Dividend payers deserve a berth in any long-term stock portfolio. But seemingly attractive dividend yields are not always as fetching as they may appear. Let's see which companies in the grocery store industry offer the most promising dividends.

Yields and growth rates and payout ratios, oh my!
Before we get to those companies, though, you should understand just why you'd want to own dividend payers. These stocks can contribute a huge chunk of growth to your portfolio in good times, and bolster it during market downturns.

As my colleague Matt Koppenheffer has noted: "Between 2000 and 2009, the average dividend-adjusted return on stocks with market caps above $5 billion and a trailing yield of 2.5% or better was a whopping 114%. Compare that to a 19% drop for the S&P 500."

When hunting for promising dividend payers, unsophisticated investors will often just look for the highest yields they can find. While these stocks will indeed pay out the most, the yield figures apply only for the current year. Extremely steep dividend yields can be precarious, and even solid ones are vulnerable to dividend cuts.

When evaluating a company's attractiveness in terms of its dividend, it's important to examine at least three factors:

  1. The current yield
  2. The dividend growth
  3. The payout ratio

If a company has a middling dividend yield, but a history of increasing its payment substantially from year to year, it deserves extra consideration. A $3 dividend can become $7.80 in 10 years, if it grows at 10% annually. (It will top $20 after 20 years.) Thus, a 3% yield today may be more attractive than a 4% one, if the 3% company is rapidly increasing that dividend.

Next, consider the company's payout ratio, which reflects what percentage of income the company is spending on its dividend. In general, the lower the number, the better. A low payout ratio means there's plenty of room for generous dividend increases. It also means that much of the company's income remains in its hands, giving it a lot of flexibility. That money can fund the business's expansion, pay off debt, buy back shares, or even buy other companies. A steep payout ratio reflects little flexibility for the company, less room for dividend growth, and a stronger chance that if the company falls on hard times, it will have to reduce its dividend.

Peering into grocery stores
Below, I've compiled some of the major dividend-paying players in the grocery store industry (and a few smaller outfits), ranked according to their dividend yields:


Recent Yield

5-Year Avg. Annual Div. Growth Rate

Payout Ratio

SUPERVALU (NYSE: SVU) 4.3% (6.6%) NM*
Ingles Markets (Nasdaq: IMKTA) 3.5% 0% 49%
Village Super Market (Nasdaq: VLGEA) 3.3% 33.8% 80%
Weis Markets 2.9% 0.6% 45%
Safeway (NYSE: SWY) 2.2% 31.4% 30%
Delhaize Group 1.9% 3.7% 17%
Kroger (NYSE: KR) 1.8% 10.1% 22%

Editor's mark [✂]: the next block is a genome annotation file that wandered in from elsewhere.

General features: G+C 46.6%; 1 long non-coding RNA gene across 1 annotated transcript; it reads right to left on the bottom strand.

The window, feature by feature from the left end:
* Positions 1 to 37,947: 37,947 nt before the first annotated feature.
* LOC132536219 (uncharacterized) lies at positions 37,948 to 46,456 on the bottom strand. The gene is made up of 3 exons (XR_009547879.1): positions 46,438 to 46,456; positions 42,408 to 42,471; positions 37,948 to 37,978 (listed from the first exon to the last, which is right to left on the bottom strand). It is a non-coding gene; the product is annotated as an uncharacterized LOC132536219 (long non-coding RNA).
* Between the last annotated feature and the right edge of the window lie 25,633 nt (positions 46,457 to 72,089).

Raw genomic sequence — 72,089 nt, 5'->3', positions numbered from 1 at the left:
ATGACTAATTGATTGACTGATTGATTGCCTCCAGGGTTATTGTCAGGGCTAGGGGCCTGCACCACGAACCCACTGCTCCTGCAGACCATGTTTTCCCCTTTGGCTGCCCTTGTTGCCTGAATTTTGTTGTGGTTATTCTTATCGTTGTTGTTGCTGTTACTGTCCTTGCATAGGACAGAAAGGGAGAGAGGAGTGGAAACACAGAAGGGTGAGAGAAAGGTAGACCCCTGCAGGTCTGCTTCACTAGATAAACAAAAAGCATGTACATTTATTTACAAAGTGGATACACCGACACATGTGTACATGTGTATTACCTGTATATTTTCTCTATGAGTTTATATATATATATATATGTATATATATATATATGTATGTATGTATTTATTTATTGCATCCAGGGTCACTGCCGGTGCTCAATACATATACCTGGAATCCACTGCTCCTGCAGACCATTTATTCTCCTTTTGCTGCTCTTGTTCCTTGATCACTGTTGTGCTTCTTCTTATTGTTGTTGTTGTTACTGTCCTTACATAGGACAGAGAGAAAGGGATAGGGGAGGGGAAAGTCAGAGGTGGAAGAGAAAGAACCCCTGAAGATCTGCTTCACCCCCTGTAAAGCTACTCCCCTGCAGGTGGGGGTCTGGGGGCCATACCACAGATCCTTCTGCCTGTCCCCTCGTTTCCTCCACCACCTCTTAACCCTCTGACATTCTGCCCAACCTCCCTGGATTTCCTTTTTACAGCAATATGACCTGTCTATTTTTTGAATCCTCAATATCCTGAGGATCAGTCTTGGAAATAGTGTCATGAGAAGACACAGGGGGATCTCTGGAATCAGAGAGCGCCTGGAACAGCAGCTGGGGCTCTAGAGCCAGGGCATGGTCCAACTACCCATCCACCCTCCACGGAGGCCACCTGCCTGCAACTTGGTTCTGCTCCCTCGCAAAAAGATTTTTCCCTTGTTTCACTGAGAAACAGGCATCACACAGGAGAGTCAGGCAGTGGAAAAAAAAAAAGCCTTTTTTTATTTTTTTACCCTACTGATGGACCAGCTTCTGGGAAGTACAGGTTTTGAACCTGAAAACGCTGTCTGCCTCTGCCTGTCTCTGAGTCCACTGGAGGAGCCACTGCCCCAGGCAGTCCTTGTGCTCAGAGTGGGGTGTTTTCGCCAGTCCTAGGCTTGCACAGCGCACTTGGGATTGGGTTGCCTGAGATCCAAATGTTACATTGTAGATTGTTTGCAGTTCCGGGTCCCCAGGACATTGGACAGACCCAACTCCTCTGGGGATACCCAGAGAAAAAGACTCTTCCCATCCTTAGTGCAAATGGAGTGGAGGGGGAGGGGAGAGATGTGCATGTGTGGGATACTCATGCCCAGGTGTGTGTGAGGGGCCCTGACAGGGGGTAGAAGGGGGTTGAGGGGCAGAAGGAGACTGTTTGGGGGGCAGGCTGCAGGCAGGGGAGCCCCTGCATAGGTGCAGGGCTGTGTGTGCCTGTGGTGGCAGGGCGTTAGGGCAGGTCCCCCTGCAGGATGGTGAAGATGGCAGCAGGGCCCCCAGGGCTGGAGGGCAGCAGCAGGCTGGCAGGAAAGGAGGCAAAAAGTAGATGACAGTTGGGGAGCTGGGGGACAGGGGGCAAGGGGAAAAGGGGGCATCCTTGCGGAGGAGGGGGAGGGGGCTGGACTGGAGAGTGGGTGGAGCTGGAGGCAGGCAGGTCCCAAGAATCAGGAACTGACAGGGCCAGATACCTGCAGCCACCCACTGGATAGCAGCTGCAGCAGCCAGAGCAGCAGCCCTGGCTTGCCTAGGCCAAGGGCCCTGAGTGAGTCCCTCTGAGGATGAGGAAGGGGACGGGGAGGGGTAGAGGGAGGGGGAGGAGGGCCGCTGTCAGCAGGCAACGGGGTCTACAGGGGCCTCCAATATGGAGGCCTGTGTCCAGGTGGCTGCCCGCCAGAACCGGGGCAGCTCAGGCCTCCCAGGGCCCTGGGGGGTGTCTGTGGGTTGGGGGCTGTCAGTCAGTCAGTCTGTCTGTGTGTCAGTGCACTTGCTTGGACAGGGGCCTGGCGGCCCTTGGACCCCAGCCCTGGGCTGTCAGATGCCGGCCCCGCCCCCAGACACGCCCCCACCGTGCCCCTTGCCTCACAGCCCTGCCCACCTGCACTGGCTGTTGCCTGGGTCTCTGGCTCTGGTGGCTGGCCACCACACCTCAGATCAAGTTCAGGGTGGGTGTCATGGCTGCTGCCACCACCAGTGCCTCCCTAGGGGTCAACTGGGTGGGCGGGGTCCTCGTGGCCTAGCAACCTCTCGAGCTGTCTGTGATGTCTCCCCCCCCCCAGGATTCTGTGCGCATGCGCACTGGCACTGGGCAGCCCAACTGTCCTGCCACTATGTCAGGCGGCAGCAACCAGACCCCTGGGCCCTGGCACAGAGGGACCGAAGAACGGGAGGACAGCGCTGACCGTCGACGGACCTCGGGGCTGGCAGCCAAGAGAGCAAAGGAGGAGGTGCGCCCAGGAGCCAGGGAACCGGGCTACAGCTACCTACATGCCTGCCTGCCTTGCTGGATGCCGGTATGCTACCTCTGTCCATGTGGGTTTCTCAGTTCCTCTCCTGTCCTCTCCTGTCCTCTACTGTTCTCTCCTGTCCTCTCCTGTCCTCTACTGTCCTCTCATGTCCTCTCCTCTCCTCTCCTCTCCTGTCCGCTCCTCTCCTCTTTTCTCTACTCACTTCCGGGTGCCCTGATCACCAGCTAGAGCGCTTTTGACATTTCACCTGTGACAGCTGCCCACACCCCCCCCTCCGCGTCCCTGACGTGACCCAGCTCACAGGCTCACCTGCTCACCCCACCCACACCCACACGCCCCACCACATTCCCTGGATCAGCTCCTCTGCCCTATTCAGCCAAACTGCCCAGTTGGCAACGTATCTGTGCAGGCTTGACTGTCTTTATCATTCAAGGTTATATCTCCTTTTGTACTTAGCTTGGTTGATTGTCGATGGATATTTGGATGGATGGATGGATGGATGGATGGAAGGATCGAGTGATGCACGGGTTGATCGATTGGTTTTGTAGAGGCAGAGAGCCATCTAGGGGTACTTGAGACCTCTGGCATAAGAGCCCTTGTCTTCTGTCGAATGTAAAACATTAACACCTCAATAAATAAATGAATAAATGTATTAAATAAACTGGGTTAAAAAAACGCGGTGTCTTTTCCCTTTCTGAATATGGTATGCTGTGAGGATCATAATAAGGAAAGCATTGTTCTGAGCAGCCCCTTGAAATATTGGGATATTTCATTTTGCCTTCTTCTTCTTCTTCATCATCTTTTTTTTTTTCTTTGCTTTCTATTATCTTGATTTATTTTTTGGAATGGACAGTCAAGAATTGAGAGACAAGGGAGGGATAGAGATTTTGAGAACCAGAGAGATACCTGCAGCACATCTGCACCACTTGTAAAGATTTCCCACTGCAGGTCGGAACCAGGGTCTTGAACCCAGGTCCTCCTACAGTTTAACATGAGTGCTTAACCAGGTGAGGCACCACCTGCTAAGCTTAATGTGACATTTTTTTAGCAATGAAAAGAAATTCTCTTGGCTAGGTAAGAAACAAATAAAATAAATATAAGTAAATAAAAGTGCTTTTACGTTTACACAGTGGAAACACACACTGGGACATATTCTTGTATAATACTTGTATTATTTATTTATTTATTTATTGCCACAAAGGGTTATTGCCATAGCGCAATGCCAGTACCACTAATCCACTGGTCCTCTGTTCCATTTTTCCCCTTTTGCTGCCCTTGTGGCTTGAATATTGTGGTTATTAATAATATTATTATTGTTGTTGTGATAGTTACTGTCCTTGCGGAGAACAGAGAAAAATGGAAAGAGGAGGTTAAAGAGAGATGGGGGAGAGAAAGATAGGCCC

Ruddick (NYSE: RDK) 1.4% 2.2% 19%
Arden Group 1.3% (0.2%) 17%
Whole Foods Market (Nasdaq: WFMI) 0.7% (7.8%) 25%
Companhia Brasileira de Distribuicao 0.4% 16.1% 27%

Data: Motley Fool CAPS. NM = not meaningful due to negative earnings.

If you focus on dividend yield alone, you might end up with SUPERVALU or Ingles Markets, but they're not necessarily your best bets. SUPERVALU has cut its dividend and sports losses instead of gains lately, while Ingles Markets has an unattractive dividend growth rate.

Instead, let's focus on the dividend growth rate first, where Village Super Market and Safeway lead the way. Often, as with Companhia Brasileira de Distribuicao, high growth-rate stocks have low yields. And you always want to look closely at payout ratios to see if those companies will be able to maintain their high growth rates for long.

Just right
As I see it, Safeway and Village Super Market offer the most attractive combination of the bunch. Village has a yield above 3% and a hefty dividend growth rate, although that 80% payout ratio is higher than I prefer to see. (If Village boosts earnings, it could keep its payout ratio from rising too quickly.) Safeway has a lower yield, but comparable growth, and a much more attractive payout ratio. Both offer some solid income now and a good chance of strong dividend growth in the future.

Of course, as with all stocks, you'll want to look into more than just a company's dividend situation before making a purchase decision. Still, these stocks' compelling dividends make them great places to start your search, particularly if you're excited by the prospects for this industry.

Do your portfolio a favor. Don't ignore the growth you can gain from powerful dividend payers.

To get more ideas of great dividend-paying stocks, read about 13 High-Yielding Stocks to Buy Today.

This article represents the opinion of the writer, who may disagree with the “official” recommendation position of a Motley Fool premium advisory service. We’re motley! Questioning an investing thesis -- even one of our own -- helps us all think critically about investing and make decisions that help us become smarter, happier, and richer.